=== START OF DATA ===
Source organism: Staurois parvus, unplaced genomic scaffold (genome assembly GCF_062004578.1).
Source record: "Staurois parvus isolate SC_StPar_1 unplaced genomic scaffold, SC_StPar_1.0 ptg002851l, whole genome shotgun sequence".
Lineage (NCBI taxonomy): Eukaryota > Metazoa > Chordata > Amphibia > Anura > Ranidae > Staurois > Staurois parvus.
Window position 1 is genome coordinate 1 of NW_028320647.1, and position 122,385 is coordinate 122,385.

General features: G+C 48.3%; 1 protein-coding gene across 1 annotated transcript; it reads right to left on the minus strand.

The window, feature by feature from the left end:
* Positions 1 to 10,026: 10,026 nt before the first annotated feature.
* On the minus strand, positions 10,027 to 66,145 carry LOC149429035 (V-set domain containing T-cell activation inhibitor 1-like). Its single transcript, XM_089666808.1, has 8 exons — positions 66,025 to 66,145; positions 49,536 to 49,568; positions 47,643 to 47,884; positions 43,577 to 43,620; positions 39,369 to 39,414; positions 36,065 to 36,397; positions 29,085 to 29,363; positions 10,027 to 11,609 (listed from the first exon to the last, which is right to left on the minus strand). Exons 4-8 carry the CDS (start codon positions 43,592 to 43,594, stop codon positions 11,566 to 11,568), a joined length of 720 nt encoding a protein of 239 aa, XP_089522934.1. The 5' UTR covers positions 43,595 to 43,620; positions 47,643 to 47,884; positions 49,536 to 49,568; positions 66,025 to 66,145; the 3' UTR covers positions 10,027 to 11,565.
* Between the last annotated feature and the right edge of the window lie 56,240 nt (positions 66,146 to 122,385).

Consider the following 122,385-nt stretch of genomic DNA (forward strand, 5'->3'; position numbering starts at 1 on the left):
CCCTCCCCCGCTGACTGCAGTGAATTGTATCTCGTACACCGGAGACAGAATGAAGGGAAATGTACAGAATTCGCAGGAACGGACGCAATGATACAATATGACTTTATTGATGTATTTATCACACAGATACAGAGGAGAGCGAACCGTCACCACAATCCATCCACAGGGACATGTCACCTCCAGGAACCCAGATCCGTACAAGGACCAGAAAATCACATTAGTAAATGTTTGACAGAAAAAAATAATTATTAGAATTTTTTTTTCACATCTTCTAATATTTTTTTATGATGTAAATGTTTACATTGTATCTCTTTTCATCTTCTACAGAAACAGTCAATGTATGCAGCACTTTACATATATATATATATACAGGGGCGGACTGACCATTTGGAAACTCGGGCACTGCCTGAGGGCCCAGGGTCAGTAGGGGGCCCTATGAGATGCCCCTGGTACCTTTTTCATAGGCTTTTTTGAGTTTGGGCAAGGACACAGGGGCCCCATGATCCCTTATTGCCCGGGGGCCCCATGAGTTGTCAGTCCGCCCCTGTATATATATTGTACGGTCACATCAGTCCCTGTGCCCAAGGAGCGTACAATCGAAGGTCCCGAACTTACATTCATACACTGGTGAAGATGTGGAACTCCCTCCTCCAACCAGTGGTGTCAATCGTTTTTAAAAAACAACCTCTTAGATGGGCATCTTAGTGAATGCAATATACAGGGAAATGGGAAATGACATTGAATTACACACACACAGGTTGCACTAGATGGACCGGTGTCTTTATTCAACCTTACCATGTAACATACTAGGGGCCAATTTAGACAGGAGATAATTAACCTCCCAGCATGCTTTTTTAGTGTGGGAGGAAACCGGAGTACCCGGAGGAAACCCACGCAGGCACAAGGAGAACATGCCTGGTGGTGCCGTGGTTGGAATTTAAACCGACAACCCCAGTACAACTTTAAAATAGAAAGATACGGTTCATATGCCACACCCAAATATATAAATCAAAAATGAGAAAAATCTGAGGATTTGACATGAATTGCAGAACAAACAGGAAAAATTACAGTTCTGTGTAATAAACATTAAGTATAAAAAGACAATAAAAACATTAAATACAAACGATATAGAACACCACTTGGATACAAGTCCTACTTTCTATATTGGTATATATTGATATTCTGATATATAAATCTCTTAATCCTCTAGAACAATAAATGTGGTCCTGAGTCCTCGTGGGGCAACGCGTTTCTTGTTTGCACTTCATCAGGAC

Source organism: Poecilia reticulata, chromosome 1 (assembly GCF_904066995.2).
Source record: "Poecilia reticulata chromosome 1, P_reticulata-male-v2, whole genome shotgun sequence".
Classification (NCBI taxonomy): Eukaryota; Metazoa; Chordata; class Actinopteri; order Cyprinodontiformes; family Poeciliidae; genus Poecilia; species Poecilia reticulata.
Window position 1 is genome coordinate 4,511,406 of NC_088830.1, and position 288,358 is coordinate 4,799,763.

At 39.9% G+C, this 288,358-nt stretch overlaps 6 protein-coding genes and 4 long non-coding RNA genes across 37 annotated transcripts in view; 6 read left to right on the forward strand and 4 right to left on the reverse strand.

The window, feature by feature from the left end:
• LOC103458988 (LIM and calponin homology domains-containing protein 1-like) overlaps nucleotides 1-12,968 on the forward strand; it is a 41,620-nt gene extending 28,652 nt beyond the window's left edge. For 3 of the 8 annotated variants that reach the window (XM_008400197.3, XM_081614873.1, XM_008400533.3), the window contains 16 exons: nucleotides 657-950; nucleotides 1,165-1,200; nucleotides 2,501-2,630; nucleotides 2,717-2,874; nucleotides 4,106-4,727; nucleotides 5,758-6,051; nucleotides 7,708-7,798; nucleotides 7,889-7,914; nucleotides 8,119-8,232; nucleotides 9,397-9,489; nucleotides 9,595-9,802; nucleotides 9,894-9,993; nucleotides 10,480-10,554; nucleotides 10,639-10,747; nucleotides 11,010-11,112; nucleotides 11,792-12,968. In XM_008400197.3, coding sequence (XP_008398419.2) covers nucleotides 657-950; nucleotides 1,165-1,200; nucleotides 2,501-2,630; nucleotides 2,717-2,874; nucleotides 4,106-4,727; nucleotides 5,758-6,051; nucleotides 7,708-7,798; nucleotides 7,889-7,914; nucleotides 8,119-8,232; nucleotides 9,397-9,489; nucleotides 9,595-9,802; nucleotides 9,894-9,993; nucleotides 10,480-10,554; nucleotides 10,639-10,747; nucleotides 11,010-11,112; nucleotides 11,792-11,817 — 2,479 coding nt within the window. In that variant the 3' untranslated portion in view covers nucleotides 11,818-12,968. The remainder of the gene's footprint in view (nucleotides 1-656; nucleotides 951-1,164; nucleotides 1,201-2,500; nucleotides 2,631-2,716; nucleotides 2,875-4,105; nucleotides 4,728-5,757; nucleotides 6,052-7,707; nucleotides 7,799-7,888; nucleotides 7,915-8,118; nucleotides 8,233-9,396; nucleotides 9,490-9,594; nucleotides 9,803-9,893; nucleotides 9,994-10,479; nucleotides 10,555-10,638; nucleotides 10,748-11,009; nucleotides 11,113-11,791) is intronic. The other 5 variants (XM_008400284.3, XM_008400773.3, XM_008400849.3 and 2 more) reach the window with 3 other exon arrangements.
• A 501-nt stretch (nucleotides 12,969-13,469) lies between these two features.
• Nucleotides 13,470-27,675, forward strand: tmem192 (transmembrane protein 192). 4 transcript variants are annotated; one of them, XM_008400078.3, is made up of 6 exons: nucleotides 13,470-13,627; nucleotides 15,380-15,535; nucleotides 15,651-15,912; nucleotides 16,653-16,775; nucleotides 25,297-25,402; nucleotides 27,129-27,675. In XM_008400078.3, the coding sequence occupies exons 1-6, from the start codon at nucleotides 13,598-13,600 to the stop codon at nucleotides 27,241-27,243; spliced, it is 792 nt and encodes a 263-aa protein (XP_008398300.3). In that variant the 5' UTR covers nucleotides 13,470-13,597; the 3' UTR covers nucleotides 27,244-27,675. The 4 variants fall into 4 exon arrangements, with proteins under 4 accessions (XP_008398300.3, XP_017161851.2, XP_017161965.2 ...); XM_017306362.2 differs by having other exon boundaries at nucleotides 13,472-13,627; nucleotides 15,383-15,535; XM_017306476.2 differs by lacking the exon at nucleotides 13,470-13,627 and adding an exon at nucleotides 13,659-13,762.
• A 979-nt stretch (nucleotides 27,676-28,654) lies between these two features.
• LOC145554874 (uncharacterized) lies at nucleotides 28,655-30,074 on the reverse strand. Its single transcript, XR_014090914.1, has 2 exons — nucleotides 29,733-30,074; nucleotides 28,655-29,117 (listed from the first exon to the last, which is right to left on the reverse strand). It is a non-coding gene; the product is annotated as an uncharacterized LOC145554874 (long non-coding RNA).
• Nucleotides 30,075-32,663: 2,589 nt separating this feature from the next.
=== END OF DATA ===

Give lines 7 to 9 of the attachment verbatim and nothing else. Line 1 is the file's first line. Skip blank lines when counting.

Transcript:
* Positions 1 to 10,026: 10,026 nt before the first annotated feature.
* On the minus strand, positions 10,027 to 66,145 carry LOC149429035 (V-set domain containing T-cell activation inhibitor 1-like). Its single transcript, XM_089666808.1, has 8 exons — positions 66,025 to 66,145; positions 49,536 to 49,568; positions 47,643 to 47,884; positions 43,577 to 43,620; positions 39,369 to 39,414; positions 36,065 to 36,397; positions 29,085 to 29,363; positions 10,027 to 11,609 (listed from the first exon to the last, which is right to left on the minus strand). Exons 4-8 carry the CDS (start codon positions 43,592 to 43,594, stop codon positions 11,566 to 11,568), a joined length of 720 nt encoding a protein of 239 aa, XP_089522934.1. The 5' UTR covers positions 43,595 to 43,620; positions 47,643 to 47,884; positions 49,536 to 49,568; positions 66,025 to 66,145; the 3' UTR covers positions 10,027 to 11,565.
* Between the last annotated feature and the right edge of the window lie 56,240 nt (positions 66,146 to 122,385).